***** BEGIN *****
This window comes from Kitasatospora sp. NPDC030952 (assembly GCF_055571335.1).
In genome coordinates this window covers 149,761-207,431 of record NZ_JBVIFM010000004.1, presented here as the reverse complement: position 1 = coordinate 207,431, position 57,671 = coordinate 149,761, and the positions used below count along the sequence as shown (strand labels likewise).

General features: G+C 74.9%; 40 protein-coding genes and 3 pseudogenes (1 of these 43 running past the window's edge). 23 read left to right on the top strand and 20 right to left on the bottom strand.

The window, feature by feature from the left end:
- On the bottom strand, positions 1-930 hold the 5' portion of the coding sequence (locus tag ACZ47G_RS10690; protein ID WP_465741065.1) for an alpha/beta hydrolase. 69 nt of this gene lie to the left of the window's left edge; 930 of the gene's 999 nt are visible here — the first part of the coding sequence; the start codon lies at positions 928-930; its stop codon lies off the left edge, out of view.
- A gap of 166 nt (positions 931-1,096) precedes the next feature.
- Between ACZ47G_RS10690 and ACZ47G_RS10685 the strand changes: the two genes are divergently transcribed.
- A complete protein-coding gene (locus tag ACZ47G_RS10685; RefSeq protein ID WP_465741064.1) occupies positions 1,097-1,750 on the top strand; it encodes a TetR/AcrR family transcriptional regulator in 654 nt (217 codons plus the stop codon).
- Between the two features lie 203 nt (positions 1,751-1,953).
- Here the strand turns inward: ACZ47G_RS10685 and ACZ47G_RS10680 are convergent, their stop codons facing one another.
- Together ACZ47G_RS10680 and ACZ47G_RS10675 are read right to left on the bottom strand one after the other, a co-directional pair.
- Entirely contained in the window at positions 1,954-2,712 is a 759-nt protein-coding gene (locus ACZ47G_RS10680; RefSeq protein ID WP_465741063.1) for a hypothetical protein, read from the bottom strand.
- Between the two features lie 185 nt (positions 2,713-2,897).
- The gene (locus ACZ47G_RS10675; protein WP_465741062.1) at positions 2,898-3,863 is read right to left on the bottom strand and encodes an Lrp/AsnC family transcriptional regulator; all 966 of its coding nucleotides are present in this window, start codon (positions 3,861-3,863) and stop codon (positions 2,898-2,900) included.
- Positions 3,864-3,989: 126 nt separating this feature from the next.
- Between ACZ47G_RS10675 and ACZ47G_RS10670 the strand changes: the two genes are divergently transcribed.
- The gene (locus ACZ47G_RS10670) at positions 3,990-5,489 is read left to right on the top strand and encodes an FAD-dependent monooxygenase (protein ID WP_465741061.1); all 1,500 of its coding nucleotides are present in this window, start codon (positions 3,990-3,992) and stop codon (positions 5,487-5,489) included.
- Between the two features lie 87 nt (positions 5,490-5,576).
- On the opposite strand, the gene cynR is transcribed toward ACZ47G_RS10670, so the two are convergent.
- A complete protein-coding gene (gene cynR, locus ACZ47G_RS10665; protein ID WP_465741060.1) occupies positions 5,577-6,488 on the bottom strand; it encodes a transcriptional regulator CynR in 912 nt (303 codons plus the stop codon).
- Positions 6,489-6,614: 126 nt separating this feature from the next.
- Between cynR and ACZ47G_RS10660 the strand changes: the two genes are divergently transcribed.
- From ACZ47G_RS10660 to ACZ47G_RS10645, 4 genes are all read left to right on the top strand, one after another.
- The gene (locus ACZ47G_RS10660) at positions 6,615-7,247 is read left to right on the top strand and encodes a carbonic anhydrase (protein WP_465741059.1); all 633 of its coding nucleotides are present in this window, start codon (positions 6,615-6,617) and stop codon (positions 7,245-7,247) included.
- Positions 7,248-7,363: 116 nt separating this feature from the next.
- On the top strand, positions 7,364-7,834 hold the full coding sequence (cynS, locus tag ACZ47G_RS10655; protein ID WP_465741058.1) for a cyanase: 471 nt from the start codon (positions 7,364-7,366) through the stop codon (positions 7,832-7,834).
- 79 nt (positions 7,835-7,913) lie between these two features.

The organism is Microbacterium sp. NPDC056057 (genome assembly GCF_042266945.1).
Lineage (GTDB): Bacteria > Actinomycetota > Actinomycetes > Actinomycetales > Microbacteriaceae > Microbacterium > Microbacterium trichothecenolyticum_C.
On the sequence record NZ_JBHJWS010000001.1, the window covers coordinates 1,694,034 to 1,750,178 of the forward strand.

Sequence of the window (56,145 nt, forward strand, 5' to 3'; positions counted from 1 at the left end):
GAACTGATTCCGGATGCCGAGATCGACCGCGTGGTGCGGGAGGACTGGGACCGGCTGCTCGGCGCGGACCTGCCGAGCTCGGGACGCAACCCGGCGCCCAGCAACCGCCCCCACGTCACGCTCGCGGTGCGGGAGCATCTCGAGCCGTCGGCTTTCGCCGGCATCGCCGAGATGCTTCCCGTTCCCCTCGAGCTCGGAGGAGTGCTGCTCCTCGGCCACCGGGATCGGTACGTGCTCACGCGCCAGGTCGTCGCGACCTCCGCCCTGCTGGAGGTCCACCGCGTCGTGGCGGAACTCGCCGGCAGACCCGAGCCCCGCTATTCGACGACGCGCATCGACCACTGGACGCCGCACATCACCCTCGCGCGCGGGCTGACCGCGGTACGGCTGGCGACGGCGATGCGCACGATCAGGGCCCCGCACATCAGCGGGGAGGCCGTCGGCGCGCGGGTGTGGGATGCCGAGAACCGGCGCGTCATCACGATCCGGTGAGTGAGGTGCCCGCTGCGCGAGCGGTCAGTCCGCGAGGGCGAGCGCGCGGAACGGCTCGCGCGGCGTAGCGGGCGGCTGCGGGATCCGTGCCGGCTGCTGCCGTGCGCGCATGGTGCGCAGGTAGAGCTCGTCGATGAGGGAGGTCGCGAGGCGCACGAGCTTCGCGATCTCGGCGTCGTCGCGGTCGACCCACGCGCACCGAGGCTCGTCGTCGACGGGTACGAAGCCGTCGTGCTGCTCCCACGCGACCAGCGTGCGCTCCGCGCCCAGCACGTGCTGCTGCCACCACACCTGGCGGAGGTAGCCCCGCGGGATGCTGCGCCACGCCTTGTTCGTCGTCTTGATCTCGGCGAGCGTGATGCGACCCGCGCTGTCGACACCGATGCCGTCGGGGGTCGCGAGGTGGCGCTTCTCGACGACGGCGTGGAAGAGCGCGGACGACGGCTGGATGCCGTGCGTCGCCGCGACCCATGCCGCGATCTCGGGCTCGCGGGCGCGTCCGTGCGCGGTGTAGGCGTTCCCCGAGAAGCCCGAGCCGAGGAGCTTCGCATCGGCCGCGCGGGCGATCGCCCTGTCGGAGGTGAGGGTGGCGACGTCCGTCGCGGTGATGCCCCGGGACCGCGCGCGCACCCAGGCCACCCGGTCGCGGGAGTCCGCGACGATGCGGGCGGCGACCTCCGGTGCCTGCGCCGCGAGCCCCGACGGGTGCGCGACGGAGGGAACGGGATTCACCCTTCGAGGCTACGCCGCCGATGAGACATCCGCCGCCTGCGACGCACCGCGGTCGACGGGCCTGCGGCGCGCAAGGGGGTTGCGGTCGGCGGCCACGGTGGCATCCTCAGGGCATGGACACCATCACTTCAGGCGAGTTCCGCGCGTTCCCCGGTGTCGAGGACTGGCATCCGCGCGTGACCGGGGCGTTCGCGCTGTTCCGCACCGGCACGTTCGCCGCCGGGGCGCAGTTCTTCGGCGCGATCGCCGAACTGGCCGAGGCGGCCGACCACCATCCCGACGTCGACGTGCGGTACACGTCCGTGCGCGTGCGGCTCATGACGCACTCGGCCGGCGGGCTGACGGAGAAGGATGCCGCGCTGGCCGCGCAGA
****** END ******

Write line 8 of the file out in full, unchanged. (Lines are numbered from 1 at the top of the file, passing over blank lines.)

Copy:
- A complete protein-coding gene (locus tag ACZ47G_RS10685; RefSeq protein ID WP_465741064.1) occupies positions 1,097-1,750 on the top strand; it encodes a TetR/AcrR family transcriptional regulator in 654 nt (217 codons plus the stop codon).